The Halftime Performance During The Super Bowl

The halftime performances during the Super Bowl can be, and most often are, not up to par. In the beginning years of this performance, you were lucky to see a college drill team, a marching band, a few well known celebrities and movies stars, or some other type of entertainment that just wasn’t impressing the audience. Justin Timberlake performed twice for the Super Bowl halftime. The Grambling State Marching Band made six appearances between 1967 and 1998, which is the most any other group or artist in the show’s history. Up until 1991, Super Bowl was known for being dull and uninteresting, all that changed at Super Bowl XXV in Tampa, Florida, New Kids on the Block was the first contemporary pop music band to perform in the halftime show and they definitely impressed the live audience and the audience at home. Not long after, Michael Jacksons appearance in 1993 labeled the Super Bowl as one of the most sought-after venues for mainstream performers. After that the National Football League slowly transitioned to more modern performances during the halftime show to attract more popularity.

The halftime performance either pulls out all the stops or is thought of too narrowly. On one side, there has been over the top years like 1995, when Tony Bennet and Patti LaBelle duetted during routines from Disneyland’s Indiana Jones production for some reason; 2001, when Mary J. Blige, ‘N Sync, Nelly, and Brittney Spears all packed into Aerosmith’s “Walk this way”; and 2004, Justin Timberlake and Janet Jackson, whose infamous mechanical failure happened at the end of a mismatched medley of Nelly, Kid Rock and Diddy songs. On the other hand, there were also years like the early 2000’s, in which hip-hop and R&B were pushed to the side to shed light on all of the veteran rock acts that should have gotten the gig in the 70’s and 80’s.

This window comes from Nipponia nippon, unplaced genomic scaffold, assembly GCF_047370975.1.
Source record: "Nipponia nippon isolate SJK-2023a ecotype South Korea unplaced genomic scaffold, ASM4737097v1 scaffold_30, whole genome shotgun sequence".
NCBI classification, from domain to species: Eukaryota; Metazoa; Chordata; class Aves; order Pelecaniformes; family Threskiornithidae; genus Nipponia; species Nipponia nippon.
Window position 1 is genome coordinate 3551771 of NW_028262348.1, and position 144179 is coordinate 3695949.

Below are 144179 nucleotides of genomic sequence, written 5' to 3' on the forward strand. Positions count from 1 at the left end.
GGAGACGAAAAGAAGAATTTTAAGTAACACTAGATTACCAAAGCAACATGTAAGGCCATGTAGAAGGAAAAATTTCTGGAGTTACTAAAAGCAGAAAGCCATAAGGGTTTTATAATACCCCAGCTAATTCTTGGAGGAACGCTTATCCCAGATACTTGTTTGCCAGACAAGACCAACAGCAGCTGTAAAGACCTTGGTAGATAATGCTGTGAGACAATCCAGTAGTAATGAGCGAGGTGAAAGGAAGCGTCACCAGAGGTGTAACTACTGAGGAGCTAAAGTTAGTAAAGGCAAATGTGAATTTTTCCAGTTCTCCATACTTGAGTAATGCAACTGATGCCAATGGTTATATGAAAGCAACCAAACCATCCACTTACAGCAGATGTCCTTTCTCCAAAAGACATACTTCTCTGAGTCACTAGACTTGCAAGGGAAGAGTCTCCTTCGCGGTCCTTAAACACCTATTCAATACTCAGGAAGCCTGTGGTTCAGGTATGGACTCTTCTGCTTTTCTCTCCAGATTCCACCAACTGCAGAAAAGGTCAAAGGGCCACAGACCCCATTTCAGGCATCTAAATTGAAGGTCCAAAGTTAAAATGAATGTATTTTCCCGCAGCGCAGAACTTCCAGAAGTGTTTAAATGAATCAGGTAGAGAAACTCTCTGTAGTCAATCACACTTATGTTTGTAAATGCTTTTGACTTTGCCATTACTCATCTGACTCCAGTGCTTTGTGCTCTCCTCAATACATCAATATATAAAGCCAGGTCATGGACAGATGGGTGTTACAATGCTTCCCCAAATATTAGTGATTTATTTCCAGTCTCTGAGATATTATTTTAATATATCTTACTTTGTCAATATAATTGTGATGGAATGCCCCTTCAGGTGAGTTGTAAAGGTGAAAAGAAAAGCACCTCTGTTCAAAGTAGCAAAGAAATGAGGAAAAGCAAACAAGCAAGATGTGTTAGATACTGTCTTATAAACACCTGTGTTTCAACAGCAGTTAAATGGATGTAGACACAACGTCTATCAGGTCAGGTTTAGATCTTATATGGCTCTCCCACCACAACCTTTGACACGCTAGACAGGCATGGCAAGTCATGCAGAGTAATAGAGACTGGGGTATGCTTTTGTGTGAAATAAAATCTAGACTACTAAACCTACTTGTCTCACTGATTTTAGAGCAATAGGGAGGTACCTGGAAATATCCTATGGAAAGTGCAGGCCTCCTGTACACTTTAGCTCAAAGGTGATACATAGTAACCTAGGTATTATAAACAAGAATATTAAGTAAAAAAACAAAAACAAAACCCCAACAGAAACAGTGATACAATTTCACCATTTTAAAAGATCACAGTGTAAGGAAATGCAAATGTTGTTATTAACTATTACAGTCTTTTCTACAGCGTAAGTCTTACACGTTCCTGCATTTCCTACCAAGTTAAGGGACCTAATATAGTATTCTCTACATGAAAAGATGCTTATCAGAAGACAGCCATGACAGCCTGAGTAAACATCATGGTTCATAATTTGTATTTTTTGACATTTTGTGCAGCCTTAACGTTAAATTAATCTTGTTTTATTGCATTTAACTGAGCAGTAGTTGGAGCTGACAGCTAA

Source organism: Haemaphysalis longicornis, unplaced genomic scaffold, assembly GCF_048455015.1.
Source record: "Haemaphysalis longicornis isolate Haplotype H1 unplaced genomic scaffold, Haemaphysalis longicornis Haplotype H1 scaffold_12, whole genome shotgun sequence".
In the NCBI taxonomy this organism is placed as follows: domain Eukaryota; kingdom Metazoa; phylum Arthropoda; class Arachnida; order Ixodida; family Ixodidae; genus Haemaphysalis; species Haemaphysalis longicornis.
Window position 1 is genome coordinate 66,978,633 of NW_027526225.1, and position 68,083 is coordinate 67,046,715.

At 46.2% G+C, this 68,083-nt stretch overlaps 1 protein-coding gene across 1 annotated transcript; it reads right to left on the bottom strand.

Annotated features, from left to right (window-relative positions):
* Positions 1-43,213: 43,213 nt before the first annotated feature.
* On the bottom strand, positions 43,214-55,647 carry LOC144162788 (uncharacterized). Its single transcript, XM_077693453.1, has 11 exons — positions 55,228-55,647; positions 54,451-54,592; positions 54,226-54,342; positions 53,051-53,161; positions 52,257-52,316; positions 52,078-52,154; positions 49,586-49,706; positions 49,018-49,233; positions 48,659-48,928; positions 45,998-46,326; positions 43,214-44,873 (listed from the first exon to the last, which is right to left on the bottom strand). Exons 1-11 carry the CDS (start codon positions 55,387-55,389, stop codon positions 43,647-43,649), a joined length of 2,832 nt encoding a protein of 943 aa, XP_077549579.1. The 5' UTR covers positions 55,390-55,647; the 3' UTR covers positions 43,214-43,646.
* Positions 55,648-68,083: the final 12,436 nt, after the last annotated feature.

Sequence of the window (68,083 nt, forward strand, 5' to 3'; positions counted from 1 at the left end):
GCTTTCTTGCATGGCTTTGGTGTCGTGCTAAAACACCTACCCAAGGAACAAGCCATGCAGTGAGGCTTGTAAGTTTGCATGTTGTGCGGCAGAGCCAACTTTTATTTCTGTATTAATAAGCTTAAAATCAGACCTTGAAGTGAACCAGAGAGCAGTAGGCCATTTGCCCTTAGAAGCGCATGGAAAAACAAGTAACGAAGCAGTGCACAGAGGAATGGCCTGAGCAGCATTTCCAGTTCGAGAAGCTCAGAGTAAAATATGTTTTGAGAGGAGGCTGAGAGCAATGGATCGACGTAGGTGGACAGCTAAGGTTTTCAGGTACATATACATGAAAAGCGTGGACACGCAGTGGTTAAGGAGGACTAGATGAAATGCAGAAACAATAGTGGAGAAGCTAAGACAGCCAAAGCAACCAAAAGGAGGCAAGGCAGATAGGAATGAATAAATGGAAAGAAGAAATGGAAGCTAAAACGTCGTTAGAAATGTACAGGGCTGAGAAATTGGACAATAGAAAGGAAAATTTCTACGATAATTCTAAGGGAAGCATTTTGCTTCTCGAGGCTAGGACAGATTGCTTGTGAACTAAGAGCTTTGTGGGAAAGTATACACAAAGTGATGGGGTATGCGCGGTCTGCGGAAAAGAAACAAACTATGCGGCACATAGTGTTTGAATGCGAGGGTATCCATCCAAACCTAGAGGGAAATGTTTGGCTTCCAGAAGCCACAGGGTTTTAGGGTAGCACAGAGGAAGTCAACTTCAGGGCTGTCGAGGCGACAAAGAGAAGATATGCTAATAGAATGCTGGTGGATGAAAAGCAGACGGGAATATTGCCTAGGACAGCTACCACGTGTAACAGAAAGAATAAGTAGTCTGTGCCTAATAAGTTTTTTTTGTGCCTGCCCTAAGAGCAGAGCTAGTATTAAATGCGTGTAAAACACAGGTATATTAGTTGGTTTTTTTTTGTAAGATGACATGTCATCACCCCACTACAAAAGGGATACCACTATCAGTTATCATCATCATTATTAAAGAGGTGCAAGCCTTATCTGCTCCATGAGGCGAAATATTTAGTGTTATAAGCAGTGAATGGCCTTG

Beyoncé and Lady Gaga had proven the show could include politics, professionalism and style in recent years but some groups and singers like Justin Timberlake and Maroon 5 leave their politics at the door when performing anywhere. The football league has since then searched to change its plan on the issues of social justice, or at least its optic. The National Football League revealed its Inspire Change initiative, a network of programs, that aim at closing wealth discrepancy and improving the relationships between police and their communities. Inspire Change was a big hit, though, with co-partner Jay-Z creating a big deal by collaborating with the National Football League as Colin Kaepernick remained rejected for protesting during the national anthem. Some of the public saw this as crossing the thin line of respect. Others kept their opinions to themselves until they could gather more information about what Jay-Z’s music-industries shrewdness could do for the National Football League to better form their opinion.